A Comparison of Women in Classical Greece and Greek Mythology

Women in Classical Greece were uniquely responsible for childbearing, raising the children, weaving, and managing the household. Childbirth was extremely dangerous as mortality rates at birth were high for both the mother and child. Caring for a newborn child posed a similar concern , since infant death rates in antiquity have been determined at 300 per 1000, often due to disease or malnutrition. Mothers received little help in understanding how to care for their babies, especially if they could not afford a nursemaid; nevertheless, they always put the health or their family before their own.  In the households, mothers ate less than any other member of the family and often offered their share to whoever they believed required it more.    Weaving and spinning provided the household with practical and necessary products such as blankets, baskets and clothing. Women were also in charge of all the cleaning, meal preparations, and, in wealthy households, managing the slaves.

Despite performing these many critical duties, it is believed that the people of the Classical period perceived women’s roles as insignificant in relation to those of men. Comparing mothers depicted in Greek mythology to the evidence we have of what mothers were like in Classical Greece may help us in exploring this marginalization. The oldest known literary sources of Greek myth come from Homer’s Illiad and Odyssey, likely written down in eighth century BCE. Other early sources include the Homeric hymns. Women and, by extension, mothers, in this period were inferior to men, being excluded from politics, restricted in social life, often bounded to the confines of the household and treated as commodities. These social norms forced women into a submissive role and would have impacted how they raised their children.

Women in mythology were depicted very differently; they were often significant and complex characters that adopted roles of heroines, villains and victims. They were seen as powerful and significant individuals by the same people that viewed actual women at the time as inferior beings.  Examples of famous mothers in Greek mythology include: Demeter, who epitomizes the mother-daughter bond; Hera, who rejects the ideal motherly traits of the time and Clytemnestra, who holds her daughter’s life above all others. These female characters, both goddesses and mortal women, each demonstrate a different style of motherhood displaying similarities and differences to the ideal mother in Classical Greece.

Women in Classical Greece were restricted or excluded from many elements of daily life including law-making, choice of marriage, decisions concerning their children, and even areas of their own household and social life.


Women who were citizens of Athens had less rights than men as they could not participate in political affairs such as voting. They also required a male guardian known as kurios, who could speak for them in court (since they did have the right to charge others with crimes) or make financial transactions for them. Similar to men, women were entitled to the protection of the law regardless of their wealth, and could control property. Also, the Periclean Citizenship Law established in 451 BCE proposed that only children whose parents were both citizens of Athens were citizens themselves. Previous to this, a child only needed an Athenian father to be considered a citizen; the new law therefore enhanced the status of Athenian mothers.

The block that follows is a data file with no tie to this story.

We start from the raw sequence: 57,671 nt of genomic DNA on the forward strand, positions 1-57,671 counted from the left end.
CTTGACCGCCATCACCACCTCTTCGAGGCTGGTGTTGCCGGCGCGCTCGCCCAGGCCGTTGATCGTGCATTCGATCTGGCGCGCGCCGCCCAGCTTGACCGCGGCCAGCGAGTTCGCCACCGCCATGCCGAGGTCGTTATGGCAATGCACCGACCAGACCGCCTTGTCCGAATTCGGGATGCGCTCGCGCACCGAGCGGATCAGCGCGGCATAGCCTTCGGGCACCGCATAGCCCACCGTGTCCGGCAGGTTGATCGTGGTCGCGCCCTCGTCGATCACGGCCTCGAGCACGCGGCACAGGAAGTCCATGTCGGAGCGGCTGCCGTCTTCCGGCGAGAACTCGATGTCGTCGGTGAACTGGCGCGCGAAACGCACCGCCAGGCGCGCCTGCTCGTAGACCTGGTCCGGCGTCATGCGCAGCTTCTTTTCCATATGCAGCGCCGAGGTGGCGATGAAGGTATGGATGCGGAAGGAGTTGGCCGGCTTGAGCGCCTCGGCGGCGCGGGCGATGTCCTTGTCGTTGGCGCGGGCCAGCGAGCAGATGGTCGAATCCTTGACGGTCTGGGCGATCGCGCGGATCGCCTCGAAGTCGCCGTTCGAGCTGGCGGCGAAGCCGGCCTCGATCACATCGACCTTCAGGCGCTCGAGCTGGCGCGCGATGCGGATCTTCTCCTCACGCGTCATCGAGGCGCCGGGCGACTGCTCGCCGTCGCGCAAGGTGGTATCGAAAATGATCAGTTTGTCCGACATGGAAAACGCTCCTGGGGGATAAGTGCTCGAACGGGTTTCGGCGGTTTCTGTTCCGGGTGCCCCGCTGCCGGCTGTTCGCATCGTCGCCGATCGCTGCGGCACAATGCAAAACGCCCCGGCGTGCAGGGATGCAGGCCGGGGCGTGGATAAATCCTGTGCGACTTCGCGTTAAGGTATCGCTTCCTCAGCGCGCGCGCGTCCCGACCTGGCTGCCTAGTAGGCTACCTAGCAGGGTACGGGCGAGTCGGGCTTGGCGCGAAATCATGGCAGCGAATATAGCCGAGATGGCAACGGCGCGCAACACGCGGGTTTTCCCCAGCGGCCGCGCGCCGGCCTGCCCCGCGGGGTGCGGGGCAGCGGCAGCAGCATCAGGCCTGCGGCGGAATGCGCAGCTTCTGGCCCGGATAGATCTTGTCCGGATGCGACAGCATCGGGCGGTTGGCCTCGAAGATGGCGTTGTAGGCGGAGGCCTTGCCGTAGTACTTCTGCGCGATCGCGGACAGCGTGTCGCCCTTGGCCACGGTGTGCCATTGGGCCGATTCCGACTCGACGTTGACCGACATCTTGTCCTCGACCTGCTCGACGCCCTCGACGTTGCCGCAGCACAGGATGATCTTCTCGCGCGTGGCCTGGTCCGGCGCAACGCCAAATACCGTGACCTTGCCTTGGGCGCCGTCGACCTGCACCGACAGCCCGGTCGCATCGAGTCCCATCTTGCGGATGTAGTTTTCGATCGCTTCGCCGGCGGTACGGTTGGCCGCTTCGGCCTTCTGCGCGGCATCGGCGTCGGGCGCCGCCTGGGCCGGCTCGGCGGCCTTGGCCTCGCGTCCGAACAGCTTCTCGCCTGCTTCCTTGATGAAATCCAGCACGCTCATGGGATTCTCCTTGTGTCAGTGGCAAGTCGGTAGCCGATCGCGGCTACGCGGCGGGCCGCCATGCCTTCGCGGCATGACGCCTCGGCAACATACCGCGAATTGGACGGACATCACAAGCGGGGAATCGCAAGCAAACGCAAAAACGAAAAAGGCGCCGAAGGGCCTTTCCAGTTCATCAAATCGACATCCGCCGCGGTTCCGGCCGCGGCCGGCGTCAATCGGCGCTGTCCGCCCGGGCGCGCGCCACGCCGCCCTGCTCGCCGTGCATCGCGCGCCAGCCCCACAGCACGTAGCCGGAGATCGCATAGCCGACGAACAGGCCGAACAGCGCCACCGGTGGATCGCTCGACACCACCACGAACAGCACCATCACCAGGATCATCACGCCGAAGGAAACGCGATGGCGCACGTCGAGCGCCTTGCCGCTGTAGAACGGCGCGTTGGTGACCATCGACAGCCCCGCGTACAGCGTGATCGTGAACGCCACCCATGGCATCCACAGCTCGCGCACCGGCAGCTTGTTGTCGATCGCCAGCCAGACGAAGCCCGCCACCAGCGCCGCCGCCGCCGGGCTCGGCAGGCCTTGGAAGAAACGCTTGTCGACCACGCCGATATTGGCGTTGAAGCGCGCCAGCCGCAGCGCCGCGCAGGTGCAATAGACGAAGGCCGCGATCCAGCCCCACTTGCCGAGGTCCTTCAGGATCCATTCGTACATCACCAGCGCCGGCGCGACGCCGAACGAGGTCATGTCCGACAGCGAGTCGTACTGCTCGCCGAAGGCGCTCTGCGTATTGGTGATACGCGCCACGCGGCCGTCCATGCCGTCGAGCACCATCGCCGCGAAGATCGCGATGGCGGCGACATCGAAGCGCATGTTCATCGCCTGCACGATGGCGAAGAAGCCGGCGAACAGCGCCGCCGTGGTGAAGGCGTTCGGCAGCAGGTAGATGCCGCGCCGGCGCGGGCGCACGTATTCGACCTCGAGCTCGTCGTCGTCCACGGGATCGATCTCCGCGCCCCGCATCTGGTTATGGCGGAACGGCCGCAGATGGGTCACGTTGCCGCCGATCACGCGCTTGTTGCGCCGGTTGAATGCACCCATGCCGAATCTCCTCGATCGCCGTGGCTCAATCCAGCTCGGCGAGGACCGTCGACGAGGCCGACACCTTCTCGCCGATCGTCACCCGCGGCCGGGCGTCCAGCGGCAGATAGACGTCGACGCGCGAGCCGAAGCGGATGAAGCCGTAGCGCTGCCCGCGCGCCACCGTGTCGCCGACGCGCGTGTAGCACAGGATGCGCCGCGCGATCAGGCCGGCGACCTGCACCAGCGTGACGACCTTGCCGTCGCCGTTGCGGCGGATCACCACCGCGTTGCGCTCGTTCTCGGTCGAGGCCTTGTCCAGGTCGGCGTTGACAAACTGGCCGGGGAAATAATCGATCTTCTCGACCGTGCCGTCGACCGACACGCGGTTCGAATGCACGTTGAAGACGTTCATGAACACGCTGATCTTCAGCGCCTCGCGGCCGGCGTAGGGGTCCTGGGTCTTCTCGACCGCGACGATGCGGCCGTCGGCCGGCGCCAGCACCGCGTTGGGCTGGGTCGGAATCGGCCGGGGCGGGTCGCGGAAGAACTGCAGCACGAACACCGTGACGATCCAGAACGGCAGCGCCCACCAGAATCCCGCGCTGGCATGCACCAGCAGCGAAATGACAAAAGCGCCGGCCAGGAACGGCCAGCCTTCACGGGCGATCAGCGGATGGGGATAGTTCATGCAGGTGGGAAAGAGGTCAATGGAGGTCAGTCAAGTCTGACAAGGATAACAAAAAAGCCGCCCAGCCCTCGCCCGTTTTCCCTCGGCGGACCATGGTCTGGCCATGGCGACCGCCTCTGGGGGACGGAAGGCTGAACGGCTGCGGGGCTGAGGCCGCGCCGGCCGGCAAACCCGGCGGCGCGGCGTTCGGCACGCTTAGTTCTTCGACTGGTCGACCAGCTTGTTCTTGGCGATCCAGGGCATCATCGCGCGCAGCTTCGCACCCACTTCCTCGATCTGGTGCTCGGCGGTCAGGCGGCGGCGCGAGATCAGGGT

birth wia
Marble plaque depicting a birthing scene. Source: http://brewminate.com

Women were treated as property: their fathers alone would choose who they married and the husband would accept based on her dowry, fertility and skills such as weaving. In Euripides Medea, the title character describes that “women are the most miserable creatures. First we have to buy a husband at a steep price, then take a master for our bodies” (Euripides, Medea 214-51 [431 B.C.E.]; trans Ian Johnston). Women were married off around the age of puberty (often 14 to 16 years old) to men around the age of 30, and were expected to bear children as soon as possible. This would greatly have affected how mothers raised their children, since girls only just reaching sexual maturity were being faced with the extraordinary task of carrying and raising a child. The only prior experience they would have received in caring for a child is through helping their mothers raise their siblings. At this time pregnancy and child development was not well understood, therefore, medical books and even doctors themselves would provide little help in knowing how to deliver and maintain a healthy baby. This lack of knowledge is demonstrated in the different nursing habits between female and male babies. It was believed that female babies required less food and as a result the mother would feed her daughter less and wean them earlier than she would her son. This malnutrition could have been a contributing factor to complications at childbirth later on in the daughter’s life, increasing chance of mortality of the mother and child. Unfortunately, the inexperience and immaturity of young mothers might also have been related to the high child mortality rate in Ancient Greece.


Infanticide was a common practice in Classical Greece. After a child was born and the gender was revealed, the guardian of the woman, often her husband, had the right to accept or reject the child. The mother, who carried the child and endured childbirth had no control in the fate of her newborn as they were not believed to have a role in creating the baby. Males were thought to produce the baby with their sperm alone and women only served as a container to hold the “man’s seed” (Lee, 2015, p.37). If the child was rejected, often due to gender, physical deformity, size of family or legitimacy, it would be exposed, which involved abandoning the child outside and left to the elements, allowing the Gods to determine the child’s fate. Female babies were exposed more frequently than males; this is because males were the more desired sex as they could continue the family line. Mothers also had no right in determining who or when her daughters marry. This is seen in the Homeric Hymn to Demeter, which will be discussed later in this essay.